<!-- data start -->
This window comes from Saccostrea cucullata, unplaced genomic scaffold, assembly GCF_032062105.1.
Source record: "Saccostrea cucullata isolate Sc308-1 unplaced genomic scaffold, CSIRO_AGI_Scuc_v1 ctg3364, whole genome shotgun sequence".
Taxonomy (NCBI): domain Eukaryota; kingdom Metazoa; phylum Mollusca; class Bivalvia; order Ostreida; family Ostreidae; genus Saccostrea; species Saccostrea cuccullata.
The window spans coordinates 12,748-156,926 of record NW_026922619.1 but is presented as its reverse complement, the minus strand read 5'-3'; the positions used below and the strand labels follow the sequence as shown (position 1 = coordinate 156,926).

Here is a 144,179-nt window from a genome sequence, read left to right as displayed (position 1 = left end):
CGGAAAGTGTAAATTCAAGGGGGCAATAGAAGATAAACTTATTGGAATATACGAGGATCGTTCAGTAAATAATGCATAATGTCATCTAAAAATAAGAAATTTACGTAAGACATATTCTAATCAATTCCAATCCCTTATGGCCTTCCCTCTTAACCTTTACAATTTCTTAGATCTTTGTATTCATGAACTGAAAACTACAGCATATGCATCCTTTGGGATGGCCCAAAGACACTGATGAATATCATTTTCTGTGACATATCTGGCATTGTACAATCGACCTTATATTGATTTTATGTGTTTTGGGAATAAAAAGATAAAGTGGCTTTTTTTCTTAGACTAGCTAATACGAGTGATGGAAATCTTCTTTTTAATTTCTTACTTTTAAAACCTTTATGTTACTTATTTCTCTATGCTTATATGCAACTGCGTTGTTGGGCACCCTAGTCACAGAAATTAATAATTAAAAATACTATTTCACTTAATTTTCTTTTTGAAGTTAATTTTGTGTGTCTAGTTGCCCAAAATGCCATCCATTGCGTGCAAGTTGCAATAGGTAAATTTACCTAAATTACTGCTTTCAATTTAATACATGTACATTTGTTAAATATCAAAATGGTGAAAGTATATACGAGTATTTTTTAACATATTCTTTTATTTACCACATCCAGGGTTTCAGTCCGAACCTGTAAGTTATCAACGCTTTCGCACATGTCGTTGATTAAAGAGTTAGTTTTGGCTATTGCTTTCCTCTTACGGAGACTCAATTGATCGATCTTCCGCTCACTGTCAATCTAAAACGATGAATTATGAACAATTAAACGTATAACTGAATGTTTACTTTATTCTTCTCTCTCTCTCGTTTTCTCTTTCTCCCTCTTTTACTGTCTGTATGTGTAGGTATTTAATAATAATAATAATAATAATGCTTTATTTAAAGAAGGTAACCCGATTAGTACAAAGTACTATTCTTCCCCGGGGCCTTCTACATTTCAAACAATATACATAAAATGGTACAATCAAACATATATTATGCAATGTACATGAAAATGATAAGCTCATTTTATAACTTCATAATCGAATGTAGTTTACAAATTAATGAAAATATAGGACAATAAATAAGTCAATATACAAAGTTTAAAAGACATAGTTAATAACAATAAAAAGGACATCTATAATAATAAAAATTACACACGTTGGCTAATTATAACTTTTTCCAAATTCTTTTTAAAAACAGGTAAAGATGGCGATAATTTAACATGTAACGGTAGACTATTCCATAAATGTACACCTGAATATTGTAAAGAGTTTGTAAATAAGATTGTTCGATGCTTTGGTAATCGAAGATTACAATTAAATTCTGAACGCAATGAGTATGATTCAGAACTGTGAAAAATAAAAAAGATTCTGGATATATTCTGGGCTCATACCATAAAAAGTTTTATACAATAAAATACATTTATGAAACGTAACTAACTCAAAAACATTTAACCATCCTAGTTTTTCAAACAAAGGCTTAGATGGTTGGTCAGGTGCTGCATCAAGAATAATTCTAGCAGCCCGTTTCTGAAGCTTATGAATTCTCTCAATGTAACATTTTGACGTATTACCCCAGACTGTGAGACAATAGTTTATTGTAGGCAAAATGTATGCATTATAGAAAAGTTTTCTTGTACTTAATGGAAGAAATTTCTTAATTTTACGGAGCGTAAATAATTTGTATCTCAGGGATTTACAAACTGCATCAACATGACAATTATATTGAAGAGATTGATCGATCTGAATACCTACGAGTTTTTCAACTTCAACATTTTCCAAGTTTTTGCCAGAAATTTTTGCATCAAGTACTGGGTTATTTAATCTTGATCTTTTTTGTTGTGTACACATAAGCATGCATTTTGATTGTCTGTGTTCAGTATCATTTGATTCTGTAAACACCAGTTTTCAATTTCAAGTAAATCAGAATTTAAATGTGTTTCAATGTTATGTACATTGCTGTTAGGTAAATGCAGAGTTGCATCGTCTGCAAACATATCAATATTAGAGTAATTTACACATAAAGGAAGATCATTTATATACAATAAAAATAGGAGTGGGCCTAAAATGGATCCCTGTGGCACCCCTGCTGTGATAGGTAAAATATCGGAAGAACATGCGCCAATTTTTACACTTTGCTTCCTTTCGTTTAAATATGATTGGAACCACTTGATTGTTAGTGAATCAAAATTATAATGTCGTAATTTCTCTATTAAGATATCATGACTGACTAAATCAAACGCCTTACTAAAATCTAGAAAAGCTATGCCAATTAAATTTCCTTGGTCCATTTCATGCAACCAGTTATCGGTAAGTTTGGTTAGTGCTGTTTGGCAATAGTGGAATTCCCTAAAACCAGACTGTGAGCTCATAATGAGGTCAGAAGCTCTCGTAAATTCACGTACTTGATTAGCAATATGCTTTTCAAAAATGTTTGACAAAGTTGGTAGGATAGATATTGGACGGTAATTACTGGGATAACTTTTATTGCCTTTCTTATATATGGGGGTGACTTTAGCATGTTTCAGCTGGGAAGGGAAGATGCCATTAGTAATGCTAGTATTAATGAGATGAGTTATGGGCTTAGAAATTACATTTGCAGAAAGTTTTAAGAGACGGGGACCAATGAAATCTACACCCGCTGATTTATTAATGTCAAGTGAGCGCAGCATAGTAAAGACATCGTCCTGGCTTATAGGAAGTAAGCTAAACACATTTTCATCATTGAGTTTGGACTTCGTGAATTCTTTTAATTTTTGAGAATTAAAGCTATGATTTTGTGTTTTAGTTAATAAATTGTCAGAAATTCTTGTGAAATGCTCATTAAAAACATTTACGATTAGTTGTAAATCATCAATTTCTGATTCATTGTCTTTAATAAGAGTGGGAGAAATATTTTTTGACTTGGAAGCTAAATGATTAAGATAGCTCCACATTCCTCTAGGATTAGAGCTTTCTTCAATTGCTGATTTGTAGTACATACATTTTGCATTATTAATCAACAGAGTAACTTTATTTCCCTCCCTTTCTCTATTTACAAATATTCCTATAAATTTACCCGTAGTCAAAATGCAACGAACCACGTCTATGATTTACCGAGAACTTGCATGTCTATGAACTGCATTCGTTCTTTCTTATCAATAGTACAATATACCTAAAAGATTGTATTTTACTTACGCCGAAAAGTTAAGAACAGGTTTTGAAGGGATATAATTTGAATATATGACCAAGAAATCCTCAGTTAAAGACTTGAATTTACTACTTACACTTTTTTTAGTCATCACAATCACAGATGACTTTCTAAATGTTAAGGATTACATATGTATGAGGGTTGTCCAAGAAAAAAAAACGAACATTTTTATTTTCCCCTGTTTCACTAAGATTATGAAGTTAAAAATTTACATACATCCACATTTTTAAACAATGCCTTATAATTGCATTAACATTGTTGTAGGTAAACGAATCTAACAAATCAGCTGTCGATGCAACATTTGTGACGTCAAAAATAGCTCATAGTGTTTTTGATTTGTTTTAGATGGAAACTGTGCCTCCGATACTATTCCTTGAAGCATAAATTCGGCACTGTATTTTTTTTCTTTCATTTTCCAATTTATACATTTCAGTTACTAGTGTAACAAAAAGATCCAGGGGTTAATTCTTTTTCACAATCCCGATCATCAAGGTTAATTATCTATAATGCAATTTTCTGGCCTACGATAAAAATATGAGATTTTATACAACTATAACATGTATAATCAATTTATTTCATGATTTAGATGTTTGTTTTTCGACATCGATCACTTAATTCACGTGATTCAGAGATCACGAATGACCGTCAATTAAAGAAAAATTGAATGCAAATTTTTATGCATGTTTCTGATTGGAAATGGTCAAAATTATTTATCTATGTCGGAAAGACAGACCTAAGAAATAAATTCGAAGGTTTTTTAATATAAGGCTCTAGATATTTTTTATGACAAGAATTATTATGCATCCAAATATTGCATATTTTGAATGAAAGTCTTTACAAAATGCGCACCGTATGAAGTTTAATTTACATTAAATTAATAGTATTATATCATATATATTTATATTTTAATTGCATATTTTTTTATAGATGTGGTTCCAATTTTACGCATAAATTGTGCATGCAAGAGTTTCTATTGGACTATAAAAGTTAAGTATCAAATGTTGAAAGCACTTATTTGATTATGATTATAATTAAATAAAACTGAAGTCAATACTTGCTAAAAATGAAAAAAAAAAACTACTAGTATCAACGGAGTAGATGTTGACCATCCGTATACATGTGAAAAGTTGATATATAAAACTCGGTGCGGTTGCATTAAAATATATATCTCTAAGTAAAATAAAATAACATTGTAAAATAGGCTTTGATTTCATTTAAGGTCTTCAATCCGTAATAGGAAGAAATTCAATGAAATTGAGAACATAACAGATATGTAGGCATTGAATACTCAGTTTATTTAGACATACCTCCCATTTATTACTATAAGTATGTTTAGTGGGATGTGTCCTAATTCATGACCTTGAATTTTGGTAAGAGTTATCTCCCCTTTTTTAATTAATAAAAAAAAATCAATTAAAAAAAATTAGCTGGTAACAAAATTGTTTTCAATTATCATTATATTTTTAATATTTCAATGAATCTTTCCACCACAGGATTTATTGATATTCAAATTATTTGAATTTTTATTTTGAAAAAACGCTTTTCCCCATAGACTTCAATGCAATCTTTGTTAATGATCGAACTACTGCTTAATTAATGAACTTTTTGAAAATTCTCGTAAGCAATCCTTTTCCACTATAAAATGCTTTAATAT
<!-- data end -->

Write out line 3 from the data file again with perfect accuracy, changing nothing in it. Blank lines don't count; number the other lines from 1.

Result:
Taxonomy (NCBI): domain Eukaryota; kingdom Metazoa; phylum Mollusca; class Bivalvia; order Ostreida; family Ostreidae; genus Saccostrea; species Saccostrea cuccullata.